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North Korea Vows To Send Troops Into Border Cooperation Zones

North Korea has pledged to redeploy troops into demilitarized areas near its border with South Korea, a day after it blew up a liaison office in a provocation that has markedly increased tensions between the two arch-rivals.

Pyongyang said the forces would be sent to an inter-Korean industrial park located along the western border at Kaesong, where the liaison office stood until Tuesday, as well as to Mount Kumgang, a joint tourism zone on the east coast. The zones, both of which lie just inside North Korean territory, have long been viewed as rare areas of cooperation between the two countries that might one day seed a broader détente.

South Korea responded with its own harsh words on Wednesday, warning that such aggressive action could be met in kind.

"These moves thwart two decades of efforts by South and North Korea to improve inter-Korean relations and to keep peace on the Korean Peninsula. If the North actually takes such a move, it will certainly pay the price for it," Jeon Dong Jin, director of operations at the Joint Chiefs of Staff, said.

"Regarding the current security situation, our military is closely monitoring the North Korean military moves round-the-clock and maintains a staunch readiness posture. We will continue to make efforts to manage the situation stably to prevent this from escalating into a military crisis," Jeon said, according to the Yonhap news agency.

Pyongyang also said it would restore guard posts in the heavily fortified Demilitarized Zone, or DMZ, that were removed in 2018 during a brief period of improved relations. That followed a period of particular tension that was stoked by tit-for-tat public insults traded by President Trump and North Korean leader Kim Jong Un.

Seoul offered to send special envoys to the North to try to reduce tensions, but leader Kim Jong Un's sister, Kim Yo Jong, rejected the overture, according to North Korean state media.

Kim Yo Jong, sister of North Korean leader Kim Jong Un, attends a wreath-laying ceremony at the Ho Chi Minh Mausoleum in Hanoi, Vietnam, last year.
Bloomberg / Bloomberg via Getty Images
Bloomberg via Getty Images
Kim Yo Jong, sister of North Korean leader Kim Jong Un, attends a wreath-laying ceremony at the Ho Chi Minh Mausoleum in Hanoi, Vietnam, last year.

Cha Du Hyeogn, a former South Korean government official and principal fellow at the Seoul-based Asan Institute for Policy Studies, says Pyongyang's campaign of pressure on the South is meant less to extract concessions, and more as "an expression of an accumulated sense of betrayal, that they have been exploited and tricked by the South for the past two years," in a fruitless process of rapprochement, which did not yield the sanctions relief Pyongyang sought.

South Korea's Unification Minister Kim Yeon-chul, who is in charge of relations with North Korea, offered to resign Wednesday, to take responsibility for the sudden deterioration in inter-Korean ties.

In recent weeks, the two sides seem to have fallen back into a familiar pattern of verbal barbs and saber-rattling. Among other things, the North has vowed to resume military exercises at the border region, which Seoul says would violate 2018 agreements intended to pull forces back from the DMZ, halt military exercises and reduce tensions. The agreement also allowed troops to de-mine parts of the DMZ, and excavate the remains of soldiers killed in the Korean War.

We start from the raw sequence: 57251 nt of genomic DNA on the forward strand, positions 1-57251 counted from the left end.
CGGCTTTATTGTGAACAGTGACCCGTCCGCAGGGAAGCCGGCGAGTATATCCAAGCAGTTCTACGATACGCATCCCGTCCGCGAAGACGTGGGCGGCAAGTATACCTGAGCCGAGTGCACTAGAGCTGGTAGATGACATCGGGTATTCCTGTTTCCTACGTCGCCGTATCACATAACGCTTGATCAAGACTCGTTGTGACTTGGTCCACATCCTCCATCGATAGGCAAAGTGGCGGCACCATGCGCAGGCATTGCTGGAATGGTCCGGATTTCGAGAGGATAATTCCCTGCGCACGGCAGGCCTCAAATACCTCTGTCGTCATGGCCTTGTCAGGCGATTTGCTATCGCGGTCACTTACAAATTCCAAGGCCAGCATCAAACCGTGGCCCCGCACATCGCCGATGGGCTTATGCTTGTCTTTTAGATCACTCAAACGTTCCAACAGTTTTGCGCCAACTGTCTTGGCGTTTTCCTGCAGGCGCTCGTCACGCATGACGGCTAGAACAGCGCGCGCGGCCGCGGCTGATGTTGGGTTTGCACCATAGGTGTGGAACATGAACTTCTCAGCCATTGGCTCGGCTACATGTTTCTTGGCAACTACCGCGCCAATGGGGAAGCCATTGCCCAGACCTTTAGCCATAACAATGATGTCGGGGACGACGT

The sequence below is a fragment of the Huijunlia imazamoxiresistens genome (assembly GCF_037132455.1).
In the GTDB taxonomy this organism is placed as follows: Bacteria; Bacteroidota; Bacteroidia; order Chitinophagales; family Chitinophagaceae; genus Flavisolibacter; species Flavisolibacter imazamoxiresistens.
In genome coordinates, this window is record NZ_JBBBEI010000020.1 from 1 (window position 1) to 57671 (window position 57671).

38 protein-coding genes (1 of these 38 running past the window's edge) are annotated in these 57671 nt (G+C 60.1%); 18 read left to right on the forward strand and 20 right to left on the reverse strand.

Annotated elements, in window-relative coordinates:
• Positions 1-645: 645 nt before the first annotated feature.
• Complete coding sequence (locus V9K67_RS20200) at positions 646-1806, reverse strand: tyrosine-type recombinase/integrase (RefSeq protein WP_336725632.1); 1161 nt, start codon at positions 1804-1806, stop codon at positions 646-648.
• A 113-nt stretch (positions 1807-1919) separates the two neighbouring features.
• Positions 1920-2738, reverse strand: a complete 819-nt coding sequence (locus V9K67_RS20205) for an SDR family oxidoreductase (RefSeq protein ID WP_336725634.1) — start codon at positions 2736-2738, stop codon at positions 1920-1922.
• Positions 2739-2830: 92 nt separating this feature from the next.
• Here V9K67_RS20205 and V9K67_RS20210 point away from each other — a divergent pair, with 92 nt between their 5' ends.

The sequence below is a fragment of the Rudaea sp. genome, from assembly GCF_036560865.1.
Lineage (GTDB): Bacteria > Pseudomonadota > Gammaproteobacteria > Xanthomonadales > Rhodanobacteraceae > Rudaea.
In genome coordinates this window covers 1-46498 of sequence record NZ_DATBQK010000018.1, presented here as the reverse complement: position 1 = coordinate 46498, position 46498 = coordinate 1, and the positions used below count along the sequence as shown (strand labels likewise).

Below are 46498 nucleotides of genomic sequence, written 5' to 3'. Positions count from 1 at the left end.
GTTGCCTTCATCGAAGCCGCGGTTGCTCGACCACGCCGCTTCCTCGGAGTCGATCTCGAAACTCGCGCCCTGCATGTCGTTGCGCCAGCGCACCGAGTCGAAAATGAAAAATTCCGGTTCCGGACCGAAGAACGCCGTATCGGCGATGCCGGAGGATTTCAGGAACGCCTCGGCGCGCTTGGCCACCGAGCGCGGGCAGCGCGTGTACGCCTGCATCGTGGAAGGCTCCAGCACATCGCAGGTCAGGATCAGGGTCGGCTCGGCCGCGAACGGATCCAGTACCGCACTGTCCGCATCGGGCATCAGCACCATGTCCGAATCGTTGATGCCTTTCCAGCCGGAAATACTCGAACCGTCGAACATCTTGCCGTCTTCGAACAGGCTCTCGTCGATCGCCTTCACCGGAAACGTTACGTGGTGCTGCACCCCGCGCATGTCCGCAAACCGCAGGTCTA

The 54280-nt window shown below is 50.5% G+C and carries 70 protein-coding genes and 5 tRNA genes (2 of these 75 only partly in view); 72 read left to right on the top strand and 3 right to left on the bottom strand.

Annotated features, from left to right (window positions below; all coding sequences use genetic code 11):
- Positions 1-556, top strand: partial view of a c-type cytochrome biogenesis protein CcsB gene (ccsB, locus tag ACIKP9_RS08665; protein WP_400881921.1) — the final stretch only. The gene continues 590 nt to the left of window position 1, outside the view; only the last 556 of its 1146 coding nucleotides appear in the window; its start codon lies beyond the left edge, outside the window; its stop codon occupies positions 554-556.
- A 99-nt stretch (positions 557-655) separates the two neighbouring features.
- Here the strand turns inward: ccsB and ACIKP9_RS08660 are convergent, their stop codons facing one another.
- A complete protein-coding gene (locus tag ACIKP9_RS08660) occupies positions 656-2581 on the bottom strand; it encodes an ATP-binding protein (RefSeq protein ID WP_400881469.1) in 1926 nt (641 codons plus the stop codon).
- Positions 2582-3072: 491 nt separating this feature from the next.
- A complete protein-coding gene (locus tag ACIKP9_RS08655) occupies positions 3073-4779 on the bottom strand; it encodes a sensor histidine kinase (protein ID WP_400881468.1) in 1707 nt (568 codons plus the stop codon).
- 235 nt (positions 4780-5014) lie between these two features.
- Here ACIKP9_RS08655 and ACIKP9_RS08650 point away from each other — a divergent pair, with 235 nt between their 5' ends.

The latest trigger for North Korea's ire appears to derive from the activity of defectors living in South Korea who have sent balloons filled with anti-Pyongyang leaflets to drop across the border. The leaflet drops — which North Korea says insult their leader's dignity and violate the 2018 Panmunjom Declaration — have been ongoing for years and Pyongyang has periodically lashed out at them.

It also follows rumors of Kim's ill health after he disappeared from public view for weeks. In the interim, Kim Yo Jong, a trusted adviser, appears to be taking a more hands-on approach.

She played a prominent role in the diplomacy at the 2018 Pyeongchang Winter Olympics, and the rounds of summitry between Pyongyang, Washington and Seoul that followed.

But following an abortive (and from her brother's point of view, humiliating) Trump-Kim summit in Vietnam in 2019, Kim Yo Jong dropped from sight, only to reappear more recently among hardliners, including former spymaster Kim Yong Chol, spouting tough talk aimed at Seoul and Washington.

Earlier this week, Kim Yo Jong referred to the leafleteers as "mongrels" and on Wednesday she verbally attacked South Korean President Moon Jae-in, accusing him of "pro-U.S. flunkeyism" for failing to apologize for the defectors' actions.

In turn, Moon's office fired back at the younger Kim, calling her "rude" and "senseless" and warning that Seoul would no longer tolerate her indiscretions.

NPR's Se Eun Gong in Seoul contributed to this report.

Copyright 2021 NPR. To see more, visit https://www.npr.org.

Scott Neuman is a reporter and editor, working mainly on breaking news for NPR's digital and radio platforms.
Anthony Kuhn is NPR's correspondent based in Seoul, South Korea, reporting on the Korean Peninsula, Japan, and the great diversity of Asia's countries and cultures. Before moving to Seoul in 2018, he traveled to the region to cover major stories including the North Korean nuclear crisis and the Fukushima earthquake and nuclear disaster.